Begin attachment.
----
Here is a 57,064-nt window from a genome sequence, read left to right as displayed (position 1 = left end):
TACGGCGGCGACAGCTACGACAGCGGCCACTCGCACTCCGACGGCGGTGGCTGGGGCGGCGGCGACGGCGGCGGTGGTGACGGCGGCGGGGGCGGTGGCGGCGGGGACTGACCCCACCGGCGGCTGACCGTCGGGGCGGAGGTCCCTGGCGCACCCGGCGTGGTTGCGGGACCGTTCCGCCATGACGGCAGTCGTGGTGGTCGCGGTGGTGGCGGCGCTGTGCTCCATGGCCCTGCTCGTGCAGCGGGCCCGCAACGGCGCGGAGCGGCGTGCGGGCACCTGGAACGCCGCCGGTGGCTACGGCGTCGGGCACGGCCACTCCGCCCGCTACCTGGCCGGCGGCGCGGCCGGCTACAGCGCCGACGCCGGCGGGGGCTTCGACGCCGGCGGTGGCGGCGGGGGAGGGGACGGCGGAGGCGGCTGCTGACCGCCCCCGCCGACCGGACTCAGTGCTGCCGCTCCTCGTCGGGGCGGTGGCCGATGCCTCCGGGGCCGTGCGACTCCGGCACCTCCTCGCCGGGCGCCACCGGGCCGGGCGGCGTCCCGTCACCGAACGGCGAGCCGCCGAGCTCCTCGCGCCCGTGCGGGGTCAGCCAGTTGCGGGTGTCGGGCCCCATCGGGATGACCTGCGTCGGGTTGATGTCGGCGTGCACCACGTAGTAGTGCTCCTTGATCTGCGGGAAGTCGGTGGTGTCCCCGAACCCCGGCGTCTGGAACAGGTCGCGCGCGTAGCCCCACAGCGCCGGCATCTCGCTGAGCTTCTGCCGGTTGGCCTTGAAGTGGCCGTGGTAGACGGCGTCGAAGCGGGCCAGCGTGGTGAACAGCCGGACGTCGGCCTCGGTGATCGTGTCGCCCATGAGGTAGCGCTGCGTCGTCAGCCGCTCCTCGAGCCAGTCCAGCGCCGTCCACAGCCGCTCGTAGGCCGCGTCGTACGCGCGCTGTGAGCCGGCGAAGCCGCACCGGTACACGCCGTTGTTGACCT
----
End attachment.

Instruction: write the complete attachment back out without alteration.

Here is a 57,064-nt window from a genome sequence, read left to right as displayed (position 1 = left end):
TACGGCGGCGACAGCTACGACAGCGGCCACTCGCACTCCGACGGCGGTGGCTGGGGCGGCGGCGACGGCGGCGGTGGTGACGGCGGCGGGGGCGGTGGCGGCGGGGACTGACCCCACCGGCGGCTGACCGTCGGGGCGGAGGTCCCTGGCGCACCCGGCGTGGTTGCGGGACCGTTCCGCCATGACGGCAGTCGTGGTGGTCGCGGTGGTGGCGGCGCTGTGCTCCATGGCCCTGCTCGTGCAGCGGGCCCGCAACGGCGCGGAGCGGCGTGCGGGCACCTGGAACGCCGCCGGTGGCTACGGCGTCGGGCACGGCCACTCCGCCCGCTACCTGGCCGGCGGCGCGGCCGGCTACAGCGCCGACGCCGGCGGGGGCTTCGACGCCGGCGGTGGCGGCGGGGGAGGGGACGGCGGAGGCGGCTGCTGACCGCCCCCGCCGACCGGACTCAGTGCTGCCGCTCCTCGTCGGGGCGGTGGCCGATGCCTCCGGGGCCGTGCGACTCCGGCACCTCCTCGCCGGGCGCCACCGGGCCGGGCGGCGTCCCGTCACCGAACGGCGAGCCGCCGAGCTCCTCGCGCCCGTGCGGGGTCAGCCAGTTGCGGGTGTCGGGCCCCATCGGGATGACCTGCGTCGGGTTGATGTCGGCGTGCACCACGTAGTAGTGCTCCTTGATCTGCGGGAAGTCGGTGGTGTCCCCGAACCCCGGCGTCTGGAACAGGTCGCGCGCGTAGCCCCACAGCGCCGGCATCTCGCTGAGCTTCTGCCGGTTGGCCTTGAAGTGGCCGTGGTAGACGGCGTCGAAGCGGGCCAGCGTGGTGAACAGCCGGACGTCGGCCTCGGTGATCGTGTCGCCCATGAGGTAGCGCTGCGTCGTCAGCCGCTCCTCGAGCCAGTCCAGCGCCGTCCACAGCCGCTCGTAGGCCGCGTCGTACGCGCGCTGTGAGCCGGCGAAGCCGCACCGGTACACGCCGTTGTTGACCT